Thanks, and this is exactly why I'm asking these questions. I've sat on the sidelines on a lot of these debates. I get frustrated...I don't really care about "patient studies". Anyone who's taken statistics knows that you can twist them to suit any argument you want to make. What I do know for sure is that while this squabbling is going on, the very facets of our profession are being sliced, diced, and auctioned off to the highest bidder. It makes me sad to think that 20 years ago (maybe less?) you didn't have "med aides" and "dietary technicians". I've also seen people argue that these tech's make life "easier" for the nurse...and I just have to shake my head. It only makes things "easier" because you have an unsafe patient load, and it takes some of the burden off of your shoulders to delegate a task to someone else. And you only have an unsafe patient load because your employer realized it was more cost-effective to hire 1 nurse and 10 techs than it would be to hire 5 nurses. They aren't doing you a favor And I think deep down, the aversion towards working in SNF has less to do with unsafe patient loads than it does with the fact that many nurses simply don't want to work with the elderly. Because it's depressing, maybe a little boring, and a constant daily reminder of your own mortality. Whatever the reasons are, it's just not all that popular. There is simply no way that we will recruit enough BSN's to work in that setting to meet the needs of the aging population, period.
  11. MattiesMama

    I'm just curious...

    Really interesting to read the responses here... I always like to look at what other countries are doing...I think Canada, for example, has a pretty good approach. Their LPN's now have 2 years of education and graduate with an associated degree. To become an RN you need to go for 2 more years of college, and graduate with a BSN. So while all of their RN's have 4 year degrees, it's not the "entry point" per se. I would love to hear from someone who nurses in Canada to get a perspective on how that is working. I think something like that, along with reforming nursing education just might work...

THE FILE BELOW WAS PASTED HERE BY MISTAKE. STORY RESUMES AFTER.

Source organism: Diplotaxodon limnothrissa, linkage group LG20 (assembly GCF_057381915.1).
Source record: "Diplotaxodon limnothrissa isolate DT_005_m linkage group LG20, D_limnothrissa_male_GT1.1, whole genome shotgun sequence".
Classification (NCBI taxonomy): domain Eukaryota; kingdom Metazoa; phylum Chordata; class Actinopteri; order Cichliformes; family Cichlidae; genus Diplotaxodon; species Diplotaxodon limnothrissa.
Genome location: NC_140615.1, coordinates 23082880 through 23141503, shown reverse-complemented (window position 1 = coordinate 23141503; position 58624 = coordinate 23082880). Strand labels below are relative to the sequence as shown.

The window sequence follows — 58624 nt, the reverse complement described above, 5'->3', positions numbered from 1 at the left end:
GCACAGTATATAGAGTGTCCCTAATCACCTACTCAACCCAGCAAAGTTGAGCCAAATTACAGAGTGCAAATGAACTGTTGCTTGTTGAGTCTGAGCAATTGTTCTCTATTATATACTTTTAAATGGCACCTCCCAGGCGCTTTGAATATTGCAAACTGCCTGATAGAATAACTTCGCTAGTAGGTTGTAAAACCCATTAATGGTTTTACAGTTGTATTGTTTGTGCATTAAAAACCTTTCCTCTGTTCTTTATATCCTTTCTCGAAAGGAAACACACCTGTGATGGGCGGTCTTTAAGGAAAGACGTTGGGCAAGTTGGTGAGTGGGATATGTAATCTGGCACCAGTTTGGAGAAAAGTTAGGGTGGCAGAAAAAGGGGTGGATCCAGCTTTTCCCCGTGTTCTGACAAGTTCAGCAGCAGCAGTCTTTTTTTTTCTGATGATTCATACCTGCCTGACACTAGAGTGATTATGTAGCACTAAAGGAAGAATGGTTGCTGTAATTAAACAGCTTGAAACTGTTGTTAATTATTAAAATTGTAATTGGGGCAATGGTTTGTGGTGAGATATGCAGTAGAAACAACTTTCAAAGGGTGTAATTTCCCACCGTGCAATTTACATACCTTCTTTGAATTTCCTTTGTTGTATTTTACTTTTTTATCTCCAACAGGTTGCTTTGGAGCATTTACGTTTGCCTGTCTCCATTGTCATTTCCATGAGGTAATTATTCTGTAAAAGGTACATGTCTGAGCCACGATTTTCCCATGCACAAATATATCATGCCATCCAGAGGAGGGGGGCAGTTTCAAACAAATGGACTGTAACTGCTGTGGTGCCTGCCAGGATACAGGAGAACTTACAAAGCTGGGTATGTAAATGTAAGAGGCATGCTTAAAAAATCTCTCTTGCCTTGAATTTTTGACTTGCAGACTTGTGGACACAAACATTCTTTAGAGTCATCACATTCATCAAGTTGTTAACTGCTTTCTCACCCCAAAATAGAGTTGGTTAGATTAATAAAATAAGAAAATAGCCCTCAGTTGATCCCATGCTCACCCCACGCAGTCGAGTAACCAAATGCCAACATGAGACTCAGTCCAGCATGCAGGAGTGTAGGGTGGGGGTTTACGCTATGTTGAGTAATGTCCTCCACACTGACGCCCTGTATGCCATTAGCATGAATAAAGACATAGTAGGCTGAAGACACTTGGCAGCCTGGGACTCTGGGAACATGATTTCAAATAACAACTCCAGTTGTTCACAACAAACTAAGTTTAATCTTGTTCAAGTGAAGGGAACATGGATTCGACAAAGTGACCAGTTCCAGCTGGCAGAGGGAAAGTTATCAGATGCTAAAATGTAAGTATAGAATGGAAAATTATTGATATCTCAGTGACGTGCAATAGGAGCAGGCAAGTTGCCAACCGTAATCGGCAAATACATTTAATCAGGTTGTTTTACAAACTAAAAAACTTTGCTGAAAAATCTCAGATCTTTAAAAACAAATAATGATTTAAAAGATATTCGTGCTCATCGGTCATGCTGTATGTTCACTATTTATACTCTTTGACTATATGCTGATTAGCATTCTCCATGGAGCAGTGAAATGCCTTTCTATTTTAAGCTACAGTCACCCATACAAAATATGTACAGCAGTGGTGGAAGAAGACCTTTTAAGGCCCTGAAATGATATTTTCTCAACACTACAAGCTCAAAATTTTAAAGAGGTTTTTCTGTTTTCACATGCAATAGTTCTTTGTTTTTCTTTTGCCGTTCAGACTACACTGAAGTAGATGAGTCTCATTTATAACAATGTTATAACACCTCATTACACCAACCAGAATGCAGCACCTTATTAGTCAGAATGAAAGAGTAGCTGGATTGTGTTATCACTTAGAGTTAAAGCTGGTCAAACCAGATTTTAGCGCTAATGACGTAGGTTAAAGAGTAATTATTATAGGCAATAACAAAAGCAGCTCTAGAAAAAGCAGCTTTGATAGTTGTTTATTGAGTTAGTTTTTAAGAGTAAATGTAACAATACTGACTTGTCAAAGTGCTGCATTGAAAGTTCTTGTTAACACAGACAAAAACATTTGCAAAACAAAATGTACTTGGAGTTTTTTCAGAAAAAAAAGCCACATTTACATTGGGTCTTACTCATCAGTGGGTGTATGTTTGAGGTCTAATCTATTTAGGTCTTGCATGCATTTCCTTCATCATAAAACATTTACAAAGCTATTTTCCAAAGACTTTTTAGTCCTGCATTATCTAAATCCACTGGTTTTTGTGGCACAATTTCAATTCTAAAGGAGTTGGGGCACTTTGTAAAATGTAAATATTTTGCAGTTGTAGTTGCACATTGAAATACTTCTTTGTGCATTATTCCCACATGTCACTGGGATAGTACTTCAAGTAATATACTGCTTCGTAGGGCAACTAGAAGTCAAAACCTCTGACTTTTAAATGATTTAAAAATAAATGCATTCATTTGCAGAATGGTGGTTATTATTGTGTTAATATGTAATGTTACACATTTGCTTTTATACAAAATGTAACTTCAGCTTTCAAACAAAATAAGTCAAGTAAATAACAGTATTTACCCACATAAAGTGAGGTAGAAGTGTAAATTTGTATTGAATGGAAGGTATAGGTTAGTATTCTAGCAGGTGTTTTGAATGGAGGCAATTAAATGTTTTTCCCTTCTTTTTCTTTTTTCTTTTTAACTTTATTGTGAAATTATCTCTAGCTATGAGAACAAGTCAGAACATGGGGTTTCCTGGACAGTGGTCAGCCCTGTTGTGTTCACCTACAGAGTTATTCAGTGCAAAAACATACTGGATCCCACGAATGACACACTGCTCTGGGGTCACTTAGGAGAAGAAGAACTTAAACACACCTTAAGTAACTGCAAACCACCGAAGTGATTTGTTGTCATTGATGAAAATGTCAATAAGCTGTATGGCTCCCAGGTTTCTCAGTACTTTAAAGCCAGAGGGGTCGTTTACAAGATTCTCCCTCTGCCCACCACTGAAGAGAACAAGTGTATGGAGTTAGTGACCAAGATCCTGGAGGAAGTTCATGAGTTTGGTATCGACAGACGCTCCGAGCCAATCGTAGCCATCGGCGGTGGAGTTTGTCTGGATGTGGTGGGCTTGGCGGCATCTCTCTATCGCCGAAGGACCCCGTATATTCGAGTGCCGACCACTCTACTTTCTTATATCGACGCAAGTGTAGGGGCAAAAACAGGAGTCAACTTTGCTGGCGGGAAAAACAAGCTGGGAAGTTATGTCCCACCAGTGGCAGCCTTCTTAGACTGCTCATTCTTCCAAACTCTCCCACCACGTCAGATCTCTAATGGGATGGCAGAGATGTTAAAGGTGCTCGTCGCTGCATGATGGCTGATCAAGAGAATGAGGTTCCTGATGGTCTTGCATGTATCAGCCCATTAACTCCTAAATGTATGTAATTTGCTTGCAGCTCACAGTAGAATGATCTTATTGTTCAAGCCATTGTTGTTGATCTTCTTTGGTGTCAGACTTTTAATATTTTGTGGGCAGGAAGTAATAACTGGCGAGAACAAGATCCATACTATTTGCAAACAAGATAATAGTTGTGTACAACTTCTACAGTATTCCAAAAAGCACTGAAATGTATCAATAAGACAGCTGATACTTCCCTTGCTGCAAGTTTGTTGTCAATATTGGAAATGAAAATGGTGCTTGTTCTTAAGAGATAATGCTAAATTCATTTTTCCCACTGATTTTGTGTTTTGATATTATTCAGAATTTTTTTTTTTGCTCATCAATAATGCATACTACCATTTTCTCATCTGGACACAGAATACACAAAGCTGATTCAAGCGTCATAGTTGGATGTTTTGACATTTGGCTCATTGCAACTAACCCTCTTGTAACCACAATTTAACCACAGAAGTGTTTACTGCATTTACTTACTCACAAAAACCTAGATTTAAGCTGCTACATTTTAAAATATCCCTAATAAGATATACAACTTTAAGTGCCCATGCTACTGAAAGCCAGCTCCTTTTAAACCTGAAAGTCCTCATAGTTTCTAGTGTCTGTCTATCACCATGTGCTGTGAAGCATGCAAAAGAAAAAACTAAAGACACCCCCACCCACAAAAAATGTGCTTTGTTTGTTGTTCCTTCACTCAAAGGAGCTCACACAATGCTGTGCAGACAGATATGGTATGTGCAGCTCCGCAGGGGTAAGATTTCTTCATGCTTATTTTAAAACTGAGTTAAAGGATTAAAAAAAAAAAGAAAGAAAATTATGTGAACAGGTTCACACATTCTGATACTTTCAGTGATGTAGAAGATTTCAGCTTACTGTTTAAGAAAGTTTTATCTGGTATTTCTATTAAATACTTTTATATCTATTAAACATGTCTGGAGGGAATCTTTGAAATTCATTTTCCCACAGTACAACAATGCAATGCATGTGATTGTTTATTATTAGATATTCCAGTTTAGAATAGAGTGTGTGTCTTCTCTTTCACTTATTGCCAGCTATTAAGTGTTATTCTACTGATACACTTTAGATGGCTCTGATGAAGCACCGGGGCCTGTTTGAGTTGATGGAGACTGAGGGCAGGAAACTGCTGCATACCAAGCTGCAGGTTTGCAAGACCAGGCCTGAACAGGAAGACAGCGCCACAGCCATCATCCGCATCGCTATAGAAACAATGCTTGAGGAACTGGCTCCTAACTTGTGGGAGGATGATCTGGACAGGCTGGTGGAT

12. MattiesMama

    Passed A&P exam today!

    Awesome!! Good for you!! I'm studying for A&P now...it'll be my first EC exam. I heard it was the hardest so I want to get it out of the way! Love the idea about the DVD's, I'm definately looking into that...I'm a very visual learner.
  13. MattiesMama

    Help finiding a job as a new graduate

    apRN it's a good question and I wish I had the answers...for me it's a little different, because I'm an LPN currently doing a bridge program, so I include in my cover letter that I would be able to commit at least a year to the position, and would like to continue working there as an RN once I'm done. As a BSN it would be a little more tricky, but you might be able to get something per diem, or weekend coverage...it can't hurt to try right? At the very least, you will stand out as someone who is very interested in working there and they might give you more consideration for nursing positions simply based on that!
  14. MattiesMama

    Help finiding a job as a new graduate

    If relocation is an option, go for it! I have friends in Austin who are always trying to get me to move out there because of the nursing opportunities, and the cost of living is pretty low. Austin is a really cool little city too, lots of culture. Can you tell I really wish I could move there? lol! Something else you might want to consider-new grad residency programs (I know they are very competitive now but worth a shot) or finding a hospital that will let you "shadow" an RN for a shift...great way to network and really get a feel for different places. Also look into volunteering, and see if you can get a job as a nurse tech, unit clerk...Just as a way to get your foot in the door. Good luck!